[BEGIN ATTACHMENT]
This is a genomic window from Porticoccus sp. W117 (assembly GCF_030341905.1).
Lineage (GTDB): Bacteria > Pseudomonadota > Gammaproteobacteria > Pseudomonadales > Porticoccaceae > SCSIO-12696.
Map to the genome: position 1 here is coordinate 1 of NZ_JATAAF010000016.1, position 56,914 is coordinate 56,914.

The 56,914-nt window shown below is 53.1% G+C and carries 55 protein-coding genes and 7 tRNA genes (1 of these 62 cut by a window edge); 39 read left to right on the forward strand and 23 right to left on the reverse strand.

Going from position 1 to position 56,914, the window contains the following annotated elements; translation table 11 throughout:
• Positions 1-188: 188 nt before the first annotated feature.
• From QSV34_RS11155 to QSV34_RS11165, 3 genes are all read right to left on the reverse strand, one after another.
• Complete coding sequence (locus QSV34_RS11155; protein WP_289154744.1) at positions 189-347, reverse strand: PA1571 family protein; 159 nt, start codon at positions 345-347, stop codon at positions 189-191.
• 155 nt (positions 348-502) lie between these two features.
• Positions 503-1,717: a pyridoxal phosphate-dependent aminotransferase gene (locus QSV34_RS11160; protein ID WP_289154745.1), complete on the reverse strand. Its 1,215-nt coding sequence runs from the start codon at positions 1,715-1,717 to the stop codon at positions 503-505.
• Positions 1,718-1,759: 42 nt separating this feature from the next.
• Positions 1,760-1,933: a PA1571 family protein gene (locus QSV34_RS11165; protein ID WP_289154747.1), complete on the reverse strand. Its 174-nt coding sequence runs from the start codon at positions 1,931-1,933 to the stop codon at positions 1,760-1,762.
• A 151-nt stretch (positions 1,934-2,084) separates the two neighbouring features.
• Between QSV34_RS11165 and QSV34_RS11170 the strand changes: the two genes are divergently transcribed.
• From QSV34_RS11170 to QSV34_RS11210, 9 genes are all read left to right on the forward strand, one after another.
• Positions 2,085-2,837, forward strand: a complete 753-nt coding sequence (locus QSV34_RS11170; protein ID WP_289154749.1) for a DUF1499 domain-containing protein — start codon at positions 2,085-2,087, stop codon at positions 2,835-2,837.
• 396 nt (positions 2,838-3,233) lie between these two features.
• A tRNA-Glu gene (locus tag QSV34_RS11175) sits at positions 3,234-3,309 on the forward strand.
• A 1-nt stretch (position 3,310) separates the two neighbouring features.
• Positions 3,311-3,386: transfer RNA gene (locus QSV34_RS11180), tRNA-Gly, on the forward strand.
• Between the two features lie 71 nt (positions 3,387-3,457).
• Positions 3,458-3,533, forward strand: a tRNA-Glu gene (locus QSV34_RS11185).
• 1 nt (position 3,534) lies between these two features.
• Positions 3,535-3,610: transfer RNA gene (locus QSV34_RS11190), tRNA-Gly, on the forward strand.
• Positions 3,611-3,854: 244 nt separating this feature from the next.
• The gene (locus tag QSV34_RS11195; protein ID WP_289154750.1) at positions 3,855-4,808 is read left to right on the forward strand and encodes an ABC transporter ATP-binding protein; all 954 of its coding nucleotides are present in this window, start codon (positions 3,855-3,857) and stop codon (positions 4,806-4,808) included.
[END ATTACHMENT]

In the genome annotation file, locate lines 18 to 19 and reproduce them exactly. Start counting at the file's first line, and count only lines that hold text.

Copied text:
• A tRNA-Glu gene (locus tag QSV34_RS11175) sits at positions 3,234-3,309 on the forward strand.
• A 1-nt stretch (position 3,310) separates the two neighbouring features.